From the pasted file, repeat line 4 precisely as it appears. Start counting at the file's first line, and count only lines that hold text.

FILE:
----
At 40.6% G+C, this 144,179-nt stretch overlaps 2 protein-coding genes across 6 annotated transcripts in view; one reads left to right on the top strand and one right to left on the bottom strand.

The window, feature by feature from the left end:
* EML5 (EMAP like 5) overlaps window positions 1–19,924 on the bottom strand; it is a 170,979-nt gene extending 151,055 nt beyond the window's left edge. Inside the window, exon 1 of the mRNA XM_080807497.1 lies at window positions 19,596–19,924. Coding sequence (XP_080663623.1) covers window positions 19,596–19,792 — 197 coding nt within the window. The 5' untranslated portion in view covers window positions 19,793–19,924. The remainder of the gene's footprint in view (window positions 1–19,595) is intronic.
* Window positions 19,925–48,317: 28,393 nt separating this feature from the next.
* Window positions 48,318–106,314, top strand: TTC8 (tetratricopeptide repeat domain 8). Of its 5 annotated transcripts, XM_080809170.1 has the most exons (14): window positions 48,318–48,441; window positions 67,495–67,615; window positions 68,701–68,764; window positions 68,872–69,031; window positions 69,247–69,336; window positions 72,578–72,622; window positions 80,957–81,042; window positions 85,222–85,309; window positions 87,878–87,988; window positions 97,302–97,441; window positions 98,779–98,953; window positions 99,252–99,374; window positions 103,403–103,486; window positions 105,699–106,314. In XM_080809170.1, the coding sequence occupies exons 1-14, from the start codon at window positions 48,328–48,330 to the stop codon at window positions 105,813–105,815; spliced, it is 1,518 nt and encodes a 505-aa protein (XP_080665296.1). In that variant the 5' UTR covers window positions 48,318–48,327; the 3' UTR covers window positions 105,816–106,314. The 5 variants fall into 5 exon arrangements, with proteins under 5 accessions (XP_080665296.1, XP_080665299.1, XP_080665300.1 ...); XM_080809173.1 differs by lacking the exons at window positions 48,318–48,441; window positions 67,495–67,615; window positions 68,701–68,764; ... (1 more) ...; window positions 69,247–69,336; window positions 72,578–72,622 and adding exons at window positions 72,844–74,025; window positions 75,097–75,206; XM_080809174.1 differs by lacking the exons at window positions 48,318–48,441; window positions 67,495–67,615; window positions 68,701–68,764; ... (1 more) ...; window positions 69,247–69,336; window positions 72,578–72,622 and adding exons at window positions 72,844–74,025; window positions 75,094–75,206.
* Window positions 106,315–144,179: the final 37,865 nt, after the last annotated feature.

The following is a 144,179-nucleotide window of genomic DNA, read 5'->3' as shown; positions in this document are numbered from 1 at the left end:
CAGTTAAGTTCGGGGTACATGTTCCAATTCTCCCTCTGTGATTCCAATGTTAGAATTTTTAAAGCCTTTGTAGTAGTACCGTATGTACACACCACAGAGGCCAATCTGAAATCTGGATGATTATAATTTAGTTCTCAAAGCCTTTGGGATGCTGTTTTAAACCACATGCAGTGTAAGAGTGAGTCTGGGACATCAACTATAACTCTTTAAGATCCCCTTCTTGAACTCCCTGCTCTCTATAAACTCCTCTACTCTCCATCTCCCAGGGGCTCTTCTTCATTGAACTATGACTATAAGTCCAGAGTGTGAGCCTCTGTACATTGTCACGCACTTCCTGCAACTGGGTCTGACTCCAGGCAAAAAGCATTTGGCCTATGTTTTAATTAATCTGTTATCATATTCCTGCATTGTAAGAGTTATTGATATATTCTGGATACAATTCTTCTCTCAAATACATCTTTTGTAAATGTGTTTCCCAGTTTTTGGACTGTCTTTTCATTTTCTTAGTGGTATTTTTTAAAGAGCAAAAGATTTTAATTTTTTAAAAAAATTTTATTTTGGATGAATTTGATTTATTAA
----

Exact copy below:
* Window positions 19,925–48,317: 28,393 nt separating this feature from the next.